In the past few decades, we have gone from an so-obvious-it’s-unspoken consensus on preserving life, to allowing DNRs and “living [that is, dying] wills” for people with terminal and painful diseases, to DNRs and “living wills” for people with non-terminal but painful diseases, to routinely killing newborns (not to mention aborting fetuses) found to be “defective” and old people — or even not-so-old people — found to be neither terminal nor in pain, but unable to express their wishes to the contrary. (And some people who have expressed their wishes to the contrary are sedated to make sure they express those wishes again.)

When my wife and I were discussing this a few days ago, she — who always oppsed so-called “slippery slope” arguments said, “It really is a slippery slope.” If so, we’ve already slipped all the way down to the bottom and have begun to dig. It is only a matter of time until courts and hospital “ethics” committees routinely decide who lives and who dies, without regard to the wishes of the patient or any members of the patient’s family. They will evaluate your “quality of life” and decide whether you are worth taking up a spot on the planet. In the Schiavo case, they are purporting to take her wishes into account, and are actually choosing the wishes of her husband over all her other family members. But that’s this time. In other cases, they ignore the family’s wishes as well, and soon this will become routine.

Ralph Nader calls for Terri to Live

Filed under: — Different River @ 3:07 pm

I never thought I’d find myself on the same side as Ralph Nader on anything, but as they say, “when there’s life, there’s hope.” What’s even more amazing, perhaps, is who the joint statement is with.

Ralph Nader and Wesley J. Smith have issued a joint statement calling for the Florida courts and Governor Jeb Bush to let Terri Schiavo live.

“A profound injustice is being inflicted on Terri Schiavo,” Nader and Smith asserted today. “Worse, this slow death by dehydration is being imposed upon her under the color of law, in proceedings in which every benefit of the doubt-and there are many doubts in this case-has been given to her death, rather than her continued life.”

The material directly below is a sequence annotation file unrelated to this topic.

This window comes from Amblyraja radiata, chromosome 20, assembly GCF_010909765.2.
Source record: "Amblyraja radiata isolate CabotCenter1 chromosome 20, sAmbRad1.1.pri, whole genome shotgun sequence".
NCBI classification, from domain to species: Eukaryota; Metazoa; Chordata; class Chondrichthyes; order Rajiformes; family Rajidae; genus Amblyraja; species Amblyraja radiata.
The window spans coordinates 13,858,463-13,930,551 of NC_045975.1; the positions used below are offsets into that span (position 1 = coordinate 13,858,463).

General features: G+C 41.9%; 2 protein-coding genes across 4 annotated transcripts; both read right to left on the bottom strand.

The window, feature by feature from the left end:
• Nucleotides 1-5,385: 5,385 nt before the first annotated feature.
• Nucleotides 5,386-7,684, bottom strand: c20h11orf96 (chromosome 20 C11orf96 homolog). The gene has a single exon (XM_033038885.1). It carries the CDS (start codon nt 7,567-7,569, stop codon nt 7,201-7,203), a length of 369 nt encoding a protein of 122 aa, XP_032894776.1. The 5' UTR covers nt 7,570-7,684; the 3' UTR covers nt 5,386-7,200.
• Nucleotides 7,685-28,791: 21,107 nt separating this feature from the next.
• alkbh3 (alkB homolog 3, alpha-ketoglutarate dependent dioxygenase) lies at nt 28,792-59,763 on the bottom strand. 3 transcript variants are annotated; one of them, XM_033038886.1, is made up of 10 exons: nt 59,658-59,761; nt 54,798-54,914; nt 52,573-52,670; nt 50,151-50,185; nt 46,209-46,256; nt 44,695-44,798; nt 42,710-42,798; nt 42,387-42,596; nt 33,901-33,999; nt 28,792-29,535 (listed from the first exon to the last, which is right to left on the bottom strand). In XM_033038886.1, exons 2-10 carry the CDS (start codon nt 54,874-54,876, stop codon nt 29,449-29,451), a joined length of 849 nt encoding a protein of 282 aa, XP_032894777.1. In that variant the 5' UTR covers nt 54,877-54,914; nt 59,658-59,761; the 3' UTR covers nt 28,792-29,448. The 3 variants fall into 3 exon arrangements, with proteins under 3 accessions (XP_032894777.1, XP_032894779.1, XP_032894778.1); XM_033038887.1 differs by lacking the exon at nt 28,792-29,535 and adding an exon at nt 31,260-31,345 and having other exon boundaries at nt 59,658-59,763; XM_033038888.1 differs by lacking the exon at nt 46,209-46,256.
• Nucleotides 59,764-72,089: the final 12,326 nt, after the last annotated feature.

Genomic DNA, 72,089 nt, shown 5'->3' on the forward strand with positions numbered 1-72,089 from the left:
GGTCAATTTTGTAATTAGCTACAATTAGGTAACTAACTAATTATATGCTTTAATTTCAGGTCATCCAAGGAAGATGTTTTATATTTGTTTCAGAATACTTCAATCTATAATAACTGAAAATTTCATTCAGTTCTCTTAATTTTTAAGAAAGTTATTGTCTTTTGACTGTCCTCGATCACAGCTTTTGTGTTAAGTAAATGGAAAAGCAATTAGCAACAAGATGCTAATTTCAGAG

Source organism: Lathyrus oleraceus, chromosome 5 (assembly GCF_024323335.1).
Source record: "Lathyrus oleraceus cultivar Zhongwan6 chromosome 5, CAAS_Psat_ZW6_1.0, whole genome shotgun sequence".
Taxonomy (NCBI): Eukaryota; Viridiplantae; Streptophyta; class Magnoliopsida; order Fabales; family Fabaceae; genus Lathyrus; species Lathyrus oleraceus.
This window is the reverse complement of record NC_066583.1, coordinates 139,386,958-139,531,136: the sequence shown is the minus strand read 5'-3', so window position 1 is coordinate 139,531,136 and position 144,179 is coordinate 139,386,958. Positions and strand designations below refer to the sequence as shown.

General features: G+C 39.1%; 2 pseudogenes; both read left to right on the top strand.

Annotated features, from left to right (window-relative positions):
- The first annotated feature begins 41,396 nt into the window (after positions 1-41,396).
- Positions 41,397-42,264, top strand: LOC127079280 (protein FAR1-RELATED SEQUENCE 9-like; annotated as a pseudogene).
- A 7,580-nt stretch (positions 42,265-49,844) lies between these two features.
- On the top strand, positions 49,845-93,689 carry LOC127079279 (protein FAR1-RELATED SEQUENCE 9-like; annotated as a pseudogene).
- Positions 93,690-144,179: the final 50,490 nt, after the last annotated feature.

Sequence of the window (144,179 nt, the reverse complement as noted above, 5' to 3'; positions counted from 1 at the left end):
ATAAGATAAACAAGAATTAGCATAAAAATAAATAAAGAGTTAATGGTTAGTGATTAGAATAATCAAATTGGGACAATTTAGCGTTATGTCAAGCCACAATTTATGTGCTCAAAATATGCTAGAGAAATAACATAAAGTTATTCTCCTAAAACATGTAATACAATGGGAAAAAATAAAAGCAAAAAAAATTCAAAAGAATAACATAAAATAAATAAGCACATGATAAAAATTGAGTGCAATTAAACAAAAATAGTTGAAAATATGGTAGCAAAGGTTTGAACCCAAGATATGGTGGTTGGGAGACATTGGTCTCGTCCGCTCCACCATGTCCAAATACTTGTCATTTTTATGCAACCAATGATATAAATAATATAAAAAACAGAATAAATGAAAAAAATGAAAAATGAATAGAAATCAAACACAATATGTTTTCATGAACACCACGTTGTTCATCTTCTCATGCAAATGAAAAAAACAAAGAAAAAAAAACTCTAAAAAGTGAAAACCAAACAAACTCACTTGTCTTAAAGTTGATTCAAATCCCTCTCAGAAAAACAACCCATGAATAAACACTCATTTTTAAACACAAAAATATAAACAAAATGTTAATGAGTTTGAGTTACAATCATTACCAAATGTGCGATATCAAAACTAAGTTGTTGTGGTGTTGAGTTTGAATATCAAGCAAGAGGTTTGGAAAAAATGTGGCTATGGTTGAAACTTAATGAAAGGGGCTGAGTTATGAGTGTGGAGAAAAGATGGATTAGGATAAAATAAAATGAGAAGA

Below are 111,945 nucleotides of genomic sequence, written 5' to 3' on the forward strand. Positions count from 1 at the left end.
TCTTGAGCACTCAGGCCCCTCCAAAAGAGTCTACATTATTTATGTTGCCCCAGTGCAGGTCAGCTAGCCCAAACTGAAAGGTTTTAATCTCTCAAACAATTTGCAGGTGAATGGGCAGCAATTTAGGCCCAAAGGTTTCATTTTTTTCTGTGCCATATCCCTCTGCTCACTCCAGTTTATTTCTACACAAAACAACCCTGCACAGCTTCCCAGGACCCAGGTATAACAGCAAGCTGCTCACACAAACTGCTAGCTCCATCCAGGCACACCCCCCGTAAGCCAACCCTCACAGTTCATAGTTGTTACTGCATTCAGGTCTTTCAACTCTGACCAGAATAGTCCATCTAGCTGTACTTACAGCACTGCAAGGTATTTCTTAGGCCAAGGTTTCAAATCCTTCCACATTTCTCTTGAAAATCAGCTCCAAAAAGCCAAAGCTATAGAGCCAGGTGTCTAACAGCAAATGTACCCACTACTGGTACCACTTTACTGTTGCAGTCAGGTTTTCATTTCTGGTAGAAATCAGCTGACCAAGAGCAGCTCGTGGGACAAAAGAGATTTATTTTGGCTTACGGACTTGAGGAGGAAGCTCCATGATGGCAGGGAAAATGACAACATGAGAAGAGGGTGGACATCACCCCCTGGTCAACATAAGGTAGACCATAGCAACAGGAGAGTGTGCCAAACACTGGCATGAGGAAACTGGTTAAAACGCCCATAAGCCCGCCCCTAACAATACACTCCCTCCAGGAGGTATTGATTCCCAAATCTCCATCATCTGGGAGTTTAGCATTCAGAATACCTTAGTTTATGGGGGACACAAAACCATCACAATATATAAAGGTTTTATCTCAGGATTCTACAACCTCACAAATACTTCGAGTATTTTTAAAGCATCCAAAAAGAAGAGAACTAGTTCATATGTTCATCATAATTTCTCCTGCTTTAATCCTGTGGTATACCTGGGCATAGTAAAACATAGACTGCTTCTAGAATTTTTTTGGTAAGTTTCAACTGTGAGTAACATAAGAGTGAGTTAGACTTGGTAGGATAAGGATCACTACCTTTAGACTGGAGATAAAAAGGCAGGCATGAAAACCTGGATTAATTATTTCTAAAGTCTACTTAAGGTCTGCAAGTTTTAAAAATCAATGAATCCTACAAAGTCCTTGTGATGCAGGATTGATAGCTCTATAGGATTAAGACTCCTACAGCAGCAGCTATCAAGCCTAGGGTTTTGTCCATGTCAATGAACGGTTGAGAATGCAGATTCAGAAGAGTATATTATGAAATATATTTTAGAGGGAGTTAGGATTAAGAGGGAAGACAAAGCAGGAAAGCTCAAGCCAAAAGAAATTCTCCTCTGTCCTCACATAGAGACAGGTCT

Among the many injustices in this case, Nader and Smith point to the following:

The courts not only are refusing her tube feeding, but have ordered that no attempts be made to provide her water or food by mouth. Terri swallows her own saliva. Spoon feeding is not medical treatment. “This outrageous order proves that the courts are not merely permitting medical treatment to be withheld, it has ordered her to be made dead,” Nader and Smith assert.

The medical and rehabilitation experts are split on whether Terri is in a persistent vegetative state or whether Terri can be improved with therapy. There is only one way to know for sure- permit the therapy. That is the only way to resolve all doubts.

The court is imposing process over justice. After the first trial in this case, much evidence has been produced that should allow for a new trial-which was the point of the hasty federal legislation. If this were a death penalty case, this evidence would demand reconsideration. Yet, an innocent disabled woman is receiving less justice.

The federal and state governments are spending billions on what we are told will become miracle medical cures for people with all sorts of degenerative conditions, including brain damage. If this is so, why not permit Terri’s parents and siblings who want to care for her do so in the hope that such cures are discovered?

Remember this next time someone claims it’s just right-wingers, pro-lifers and Republicans who want to save Terri.